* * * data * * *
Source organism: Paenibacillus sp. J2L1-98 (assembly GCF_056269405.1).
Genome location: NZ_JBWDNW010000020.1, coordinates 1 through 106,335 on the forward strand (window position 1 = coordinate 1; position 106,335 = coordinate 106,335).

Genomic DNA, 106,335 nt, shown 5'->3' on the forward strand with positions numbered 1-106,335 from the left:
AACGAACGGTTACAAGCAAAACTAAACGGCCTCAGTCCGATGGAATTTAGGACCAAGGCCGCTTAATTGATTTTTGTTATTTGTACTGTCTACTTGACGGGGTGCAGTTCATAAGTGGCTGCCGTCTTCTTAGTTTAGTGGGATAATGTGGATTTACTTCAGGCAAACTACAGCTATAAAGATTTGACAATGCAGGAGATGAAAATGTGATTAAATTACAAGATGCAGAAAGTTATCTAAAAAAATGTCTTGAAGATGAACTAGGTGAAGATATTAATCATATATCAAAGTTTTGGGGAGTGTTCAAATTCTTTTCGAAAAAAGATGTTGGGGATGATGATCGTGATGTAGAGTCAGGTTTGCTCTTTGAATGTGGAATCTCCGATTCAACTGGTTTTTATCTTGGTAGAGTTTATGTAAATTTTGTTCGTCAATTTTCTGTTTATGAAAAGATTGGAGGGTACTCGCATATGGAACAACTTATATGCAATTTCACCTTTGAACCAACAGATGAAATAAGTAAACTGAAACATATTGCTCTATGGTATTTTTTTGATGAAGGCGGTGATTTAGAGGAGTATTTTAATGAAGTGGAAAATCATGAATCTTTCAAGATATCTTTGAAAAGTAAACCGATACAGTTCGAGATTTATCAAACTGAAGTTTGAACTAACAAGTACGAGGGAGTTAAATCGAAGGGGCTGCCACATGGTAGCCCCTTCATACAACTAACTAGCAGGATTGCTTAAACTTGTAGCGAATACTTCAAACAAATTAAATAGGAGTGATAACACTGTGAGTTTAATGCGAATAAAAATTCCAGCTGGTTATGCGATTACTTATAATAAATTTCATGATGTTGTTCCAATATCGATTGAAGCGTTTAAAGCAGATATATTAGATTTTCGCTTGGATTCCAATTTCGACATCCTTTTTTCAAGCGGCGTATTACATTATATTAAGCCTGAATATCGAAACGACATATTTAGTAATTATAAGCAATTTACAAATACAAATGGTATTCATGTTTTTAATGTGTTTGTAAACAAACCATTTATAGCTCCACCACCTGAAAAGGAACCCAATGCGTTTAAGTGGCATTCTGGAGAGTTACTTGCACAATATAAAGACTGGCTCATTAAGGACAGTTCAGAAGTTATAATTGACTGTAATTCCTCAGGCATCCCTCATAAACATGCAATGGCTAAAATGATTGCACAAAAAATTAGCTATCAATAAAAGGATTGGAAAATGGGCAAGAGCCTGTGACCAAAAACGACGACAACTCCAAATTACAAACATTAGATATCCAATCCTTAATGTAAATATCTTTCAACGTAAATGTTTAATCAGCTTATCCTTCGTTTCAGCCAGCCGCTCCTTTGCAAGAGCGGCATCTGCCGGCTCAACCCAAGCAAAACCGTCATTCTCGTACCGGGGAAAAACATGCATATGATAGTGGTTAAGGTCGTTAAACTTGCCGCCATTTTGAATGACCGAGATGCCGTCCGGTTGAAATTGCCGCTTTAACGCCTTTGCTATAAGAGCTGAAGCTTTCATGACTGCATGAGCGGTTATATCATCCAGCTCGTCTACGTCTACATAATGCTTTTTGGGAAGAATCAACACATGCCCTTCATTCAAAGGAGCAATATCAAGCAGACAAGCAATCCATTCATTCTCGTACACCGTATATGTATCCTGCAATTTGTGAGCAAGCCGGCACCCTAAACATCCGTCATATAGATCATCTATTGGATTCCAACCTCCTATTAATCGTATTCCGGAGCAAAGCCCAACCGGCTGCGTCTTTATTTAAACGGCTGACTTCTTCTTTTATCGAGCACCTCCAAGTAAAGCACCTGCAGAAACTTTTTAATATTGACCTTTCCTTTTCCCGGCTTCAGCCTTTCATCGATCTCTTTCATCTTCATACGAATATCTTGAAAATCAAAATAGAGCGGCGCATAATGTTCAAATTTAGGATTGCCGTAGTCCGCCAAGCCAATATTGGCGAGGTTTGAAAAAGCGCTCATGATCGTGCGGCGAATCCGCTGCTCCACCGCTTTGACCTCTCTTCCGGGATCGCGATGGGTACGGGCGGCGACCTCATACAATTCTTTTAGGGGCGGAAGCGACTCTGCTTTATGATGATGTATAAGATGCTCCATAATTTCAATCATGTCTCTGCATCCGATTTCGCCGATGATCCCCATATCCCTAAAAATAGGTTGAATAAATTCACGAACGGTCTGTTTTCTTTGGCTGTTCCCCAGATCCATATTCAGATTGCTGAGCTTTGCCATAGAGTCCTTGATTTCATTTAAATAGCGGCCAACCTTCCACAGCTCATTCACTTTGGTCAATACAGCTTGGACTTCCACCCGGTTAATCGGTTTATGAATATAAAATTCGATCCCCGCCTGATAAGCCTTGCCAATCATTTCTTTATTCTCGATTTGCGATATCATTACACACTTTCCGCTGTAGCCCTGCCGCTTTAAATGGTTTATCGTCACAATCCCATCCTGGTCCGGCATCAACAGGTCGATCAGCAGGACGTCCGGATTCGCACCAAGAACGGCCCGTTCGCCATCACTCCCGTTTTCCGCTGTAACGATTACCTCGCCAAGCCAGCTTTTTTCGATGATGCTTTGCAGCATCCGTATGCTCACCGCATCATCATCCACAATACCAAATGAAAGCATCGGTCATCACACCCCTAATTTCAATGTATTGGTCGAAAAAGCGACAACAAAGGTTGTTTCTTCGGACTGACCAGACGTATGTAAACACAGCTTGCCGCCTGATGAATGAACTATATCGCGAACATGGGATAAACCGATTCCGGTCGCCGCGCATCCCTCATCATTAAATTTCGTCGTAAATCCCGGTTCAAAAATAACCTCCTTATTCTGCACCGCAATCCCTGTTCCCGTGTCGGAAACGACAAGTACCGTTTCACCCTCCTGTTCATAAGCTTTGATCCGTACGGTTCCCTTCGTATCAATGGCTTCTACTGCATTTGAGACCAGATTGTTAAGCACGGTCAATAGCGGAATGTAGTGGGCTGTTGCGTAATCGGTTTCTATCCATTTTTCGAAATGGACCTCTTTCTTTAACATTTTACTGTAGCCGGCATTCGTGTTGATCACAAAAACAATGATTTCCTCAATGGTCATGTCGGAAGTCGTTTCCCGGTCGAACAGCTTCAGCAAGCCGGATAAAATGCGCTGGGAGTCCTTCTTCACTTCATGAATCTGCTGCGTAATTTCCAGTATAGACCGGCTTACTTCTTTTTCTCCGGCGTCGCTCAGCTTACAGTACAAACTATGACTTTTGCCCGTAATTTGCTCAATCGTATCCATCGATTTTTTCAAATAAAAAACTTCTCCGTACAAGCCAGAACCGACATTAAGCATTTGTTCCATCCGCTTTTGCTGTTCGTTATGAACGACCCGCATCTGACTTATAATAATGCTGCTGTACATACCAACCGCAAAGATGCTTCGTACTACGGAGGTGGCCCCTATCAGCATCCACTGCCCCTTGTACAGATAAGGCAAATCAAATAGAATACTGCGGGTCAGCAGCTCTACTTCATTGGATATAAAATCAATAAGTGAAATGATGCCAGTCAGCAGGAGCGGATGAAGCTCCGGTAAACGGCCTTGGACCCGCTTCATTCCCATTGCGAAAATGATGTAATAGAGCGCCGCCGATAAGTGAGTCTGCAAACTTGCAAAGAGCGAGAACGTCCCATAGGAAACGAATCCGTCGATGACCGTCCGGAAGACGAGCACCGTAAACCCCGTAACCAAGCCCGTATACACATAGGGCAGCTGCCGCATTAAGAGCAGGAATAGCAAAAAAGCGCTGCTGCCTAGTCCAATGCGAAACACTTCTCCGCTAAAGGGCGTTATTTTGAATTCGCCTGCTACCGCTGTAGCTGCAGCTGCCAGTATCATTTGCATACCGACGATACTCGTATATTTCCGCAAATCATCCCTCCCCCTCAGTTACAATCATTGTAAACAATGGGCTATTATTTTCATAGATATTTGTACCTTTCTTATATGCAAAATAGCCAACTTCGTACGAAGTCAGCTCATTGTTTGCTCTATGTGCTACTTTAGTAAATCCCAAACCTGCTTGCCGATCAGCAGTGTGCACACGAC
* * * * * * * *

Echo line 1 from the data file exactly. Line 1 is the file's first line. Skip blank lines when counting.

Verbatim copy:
Source organism: Paenibacillus sp. J2L1-98 (assembly GCF_056269405.1).